Moreover, through the recovery period of the past years, the annual increase in income per household  has averaged just 2.4% in nominal terms compared to an average 10.8% increase in nominal GDP over the same period.  The limited pace of recovery in average incomes and the marked shortfall relative to GDP likely informs a view that the Irish economic recovery has significantly underdelivered for many Irish consumers.  As the diagram below indicates, the more muted gains in the circumstances of the average Irish household broadly corresponds to the trend in consumer sentiment.

In circumstances where Irish inflation has averaged less than 0.5% through the recovery period, it might be suggested that Irish consumers could be underestimating the improvement in their  ‘real’ spending power. However, our sense is that consumers’ assessments of purchasing power puts substantial weight on access to housing (or difficulties in this regard that imply an importance beyond their weight in the household budget survey). In this context, the substantial and exceptional weakening  in homebuying and rent affordability suggested by the diagram below informs a broadly based view of sustained pressure on living standards for significant numbers of Irish consumers.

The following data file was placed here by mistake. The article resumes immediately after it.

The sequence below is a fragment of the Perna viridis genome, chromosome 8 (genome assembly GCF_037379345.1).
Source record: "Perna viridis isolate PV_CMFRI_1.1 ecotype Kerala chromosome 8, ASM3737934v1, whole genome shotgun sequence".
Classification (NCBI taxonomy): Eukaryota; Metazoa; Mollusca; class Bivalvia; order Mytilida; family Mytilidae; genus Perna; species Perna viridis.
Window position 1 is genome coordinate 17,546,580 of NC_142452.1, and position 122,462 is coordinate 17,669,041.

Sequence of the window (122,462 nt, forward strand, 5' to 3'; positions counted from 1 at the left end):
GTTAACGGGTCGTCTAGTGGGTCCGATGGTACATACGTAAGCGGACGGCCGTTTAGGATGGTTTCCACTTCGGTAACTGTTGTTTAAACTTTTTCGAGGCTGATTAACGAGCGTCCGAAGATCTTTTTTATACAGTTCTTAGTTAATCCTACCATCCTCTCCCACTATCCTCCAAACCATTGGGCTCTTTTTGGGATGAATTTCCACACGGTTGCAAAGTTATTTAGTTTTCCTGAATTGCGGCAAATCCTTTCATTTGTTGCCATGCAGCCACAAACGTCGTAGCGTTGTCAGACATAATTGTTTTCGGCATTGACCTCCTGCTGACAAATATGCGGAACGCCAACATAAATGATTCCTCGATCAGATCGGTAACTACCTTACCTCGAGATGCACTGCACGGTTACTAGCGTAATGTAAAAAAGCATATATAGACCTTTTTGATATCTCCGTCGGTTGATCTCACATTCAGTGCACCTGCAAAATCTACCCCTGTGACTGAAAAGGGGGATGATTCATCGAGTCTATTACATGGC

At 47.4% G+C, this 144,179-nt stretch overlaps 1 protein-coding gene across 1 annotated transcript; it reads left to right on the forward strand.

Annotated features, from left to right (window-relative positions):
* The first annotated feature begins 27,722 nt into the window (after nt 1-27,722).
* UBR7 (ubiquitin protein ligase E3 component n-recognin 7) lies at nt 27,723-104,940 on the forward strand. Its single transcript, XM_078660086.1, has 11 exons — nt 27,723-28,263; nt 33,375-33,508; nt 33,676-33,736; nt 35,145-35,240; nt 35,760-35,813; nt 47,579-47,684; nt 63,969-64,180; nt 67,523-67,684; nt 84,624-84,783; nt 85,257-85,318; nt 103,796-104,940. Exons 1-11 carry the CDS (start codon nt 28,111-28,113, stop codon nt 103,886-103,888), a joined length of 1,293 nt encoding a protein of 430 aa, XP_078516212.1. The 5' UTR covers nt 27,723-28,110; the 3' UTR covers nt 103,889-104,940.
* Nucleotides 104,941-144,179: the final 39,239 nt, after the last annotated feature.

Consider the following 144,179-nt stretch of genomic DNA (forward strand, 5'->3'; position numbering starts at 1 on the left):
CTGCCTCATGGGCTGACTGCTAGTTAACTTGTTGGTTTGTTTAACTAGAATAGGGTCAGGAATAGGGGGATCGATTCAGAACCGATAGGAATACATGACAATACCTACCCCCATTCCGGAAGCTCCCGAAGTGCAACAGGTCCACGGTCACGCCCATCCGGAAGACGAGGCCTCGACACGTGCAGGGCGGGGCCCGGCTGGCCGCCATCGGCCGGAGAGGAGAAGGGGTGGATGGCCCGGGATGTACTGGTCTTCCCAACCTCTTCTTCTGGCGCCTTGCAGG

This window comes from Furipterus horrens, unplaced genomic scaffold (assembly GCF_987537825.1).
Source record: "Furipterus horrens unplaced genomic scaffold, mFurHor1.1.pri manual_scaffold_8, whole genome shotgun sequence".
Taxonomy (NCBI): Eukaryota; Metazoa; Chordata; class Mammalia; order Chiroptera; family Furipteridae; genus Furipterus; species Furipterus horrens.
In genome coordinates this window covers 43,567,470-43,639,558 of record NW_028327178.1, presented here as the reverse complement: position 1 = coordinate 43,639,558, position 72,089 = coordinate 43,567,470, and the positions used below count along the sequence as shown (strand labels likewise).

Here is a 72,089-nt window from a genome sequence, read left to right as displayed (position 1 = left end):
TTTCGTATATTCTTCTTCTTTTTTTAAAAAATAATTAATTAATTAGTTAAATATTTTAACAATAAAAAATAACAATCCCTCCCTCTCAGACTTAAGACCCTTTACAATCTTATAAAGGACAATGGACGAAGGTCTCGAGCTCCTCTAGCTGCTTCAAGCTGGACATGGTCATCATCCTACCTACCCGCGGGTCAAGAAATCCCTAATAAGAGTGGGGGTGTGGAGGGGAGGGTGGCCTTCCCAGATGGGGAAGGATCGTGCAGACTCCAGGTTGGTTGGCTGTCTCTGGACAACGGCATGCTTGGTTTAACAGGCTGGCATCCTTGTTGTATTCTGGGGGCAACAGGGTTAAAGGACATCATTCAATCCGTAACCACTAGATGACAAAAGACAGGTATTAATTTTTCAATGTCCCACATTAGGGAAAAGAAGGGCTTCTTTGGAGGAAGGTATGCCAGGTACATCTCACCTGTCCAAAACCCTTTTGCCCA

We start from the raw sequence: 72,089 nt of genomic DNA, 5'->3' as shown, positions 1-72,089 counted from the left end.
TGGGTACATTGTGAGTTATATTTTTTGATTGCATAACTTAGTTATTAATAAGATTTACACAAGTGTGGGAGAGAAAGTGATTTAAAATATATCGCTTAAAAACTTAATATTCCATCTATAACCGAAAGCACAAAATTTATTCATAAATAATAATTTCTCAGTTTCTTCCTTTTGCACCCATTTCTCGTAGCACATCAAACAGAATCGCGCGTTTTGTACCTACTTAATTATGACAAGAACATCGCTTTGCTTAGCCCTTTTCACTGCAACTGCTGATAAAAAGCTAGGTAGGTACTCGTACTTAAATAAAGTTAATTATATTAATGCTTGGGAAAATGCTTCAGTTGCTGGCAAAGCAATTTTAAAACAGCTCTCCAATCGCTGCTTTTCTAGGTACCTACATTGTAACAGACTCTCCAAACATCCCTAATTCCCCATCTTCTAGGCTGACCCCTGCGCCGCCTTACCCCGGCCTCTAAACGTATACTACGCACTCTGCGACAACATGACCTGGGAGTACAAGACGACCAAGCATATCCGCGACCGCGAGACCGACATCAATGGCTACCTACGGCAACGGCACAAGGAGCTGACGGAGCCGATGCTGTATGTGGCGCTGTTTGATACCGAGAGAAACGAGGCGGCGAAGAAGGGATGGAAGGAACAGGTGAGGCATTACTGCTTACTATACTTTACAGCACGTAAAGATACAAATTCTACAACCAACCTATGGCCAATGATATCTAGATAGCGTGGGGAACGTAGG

The details of the February consumer sentiment survey appear broadly consistent with such a judgement. Roughly one in five consumers says that their financial circumstances improved in the past twelve months and  (in responses to a separate question) a similar number envisage an improvement in the next twelve months. Broadly similar numbers report a recent or expected weakening in their personal finances. So, approximately 80% of Irish consumers don’t see buoyant Irish economic growth currently boosting their financial circumstances. This broadly based sense of remoteness from reports of a booming economy is fostering a troubling undercurrent of ‘feel-bad’ in the mood of Irish consumers at present.